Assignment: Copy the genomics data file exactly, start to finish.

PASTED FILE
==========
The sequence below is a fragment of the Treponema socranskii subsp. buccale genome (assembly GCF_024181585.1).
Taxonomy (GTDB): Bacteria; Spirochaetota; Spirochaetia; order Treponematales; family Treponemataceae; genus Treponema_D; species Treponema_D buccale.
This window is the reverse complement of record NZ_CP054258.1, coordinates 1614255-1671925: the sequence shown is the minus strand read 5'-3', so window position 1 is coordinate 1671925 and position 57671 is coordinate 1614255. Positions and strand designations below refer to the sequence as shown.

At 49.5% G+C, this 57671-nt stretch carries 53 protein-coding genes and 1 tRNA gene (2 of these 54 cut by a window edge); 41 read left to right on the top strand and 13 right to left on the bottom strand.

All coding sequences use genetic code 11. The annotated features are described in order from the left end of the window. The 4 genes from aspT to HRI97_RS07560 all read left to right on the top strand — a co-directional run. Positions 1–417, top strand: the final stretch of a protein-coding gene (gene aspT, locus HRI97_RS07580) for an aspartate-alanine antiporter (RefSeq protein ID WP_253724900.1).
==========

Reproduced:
The sequence below is a fragment of the Treponema socranskii subsp. buccale genome (assembly GCF_024181585.1).
Taxonomy (GTDB): Bacteria; Spirochaetota; Spirochaetia; order Treponematales; family Treponemataceae; genus Treponema_D; species Treponema_D buccale.
This window is the reverse complement of record NZ_CP054258.1, coordinates 1614255-1671925: the sequence shown is the minus strand read 5'-3', so window position 1 is coordinate 1671925 and position 57671 is coordinate 1614255. Positions and strand designations below refer to the sequence as shown.

At 49.5% G+C, this 57671-nt stretch carries 53 protein-coding genes and 1 tRNA gene (2 of these 54 cut by a window edge); 41 read left to right on the top strand and 13 right to left on the bottom strand.

All coding sequences use genetic code 11. The annotated features are described in order from the left end of the window. The 4 genes from aspT to HRI97_RS07560 all read left to right on the top strand — a co-directional run. Positions 1–417, top strand: the final stretch of a protein-coding gene (gene aspT, locus HRI97_RS07580) for an aspartate-alanine antiporter (RefSeq protein ID WP_253724900.1).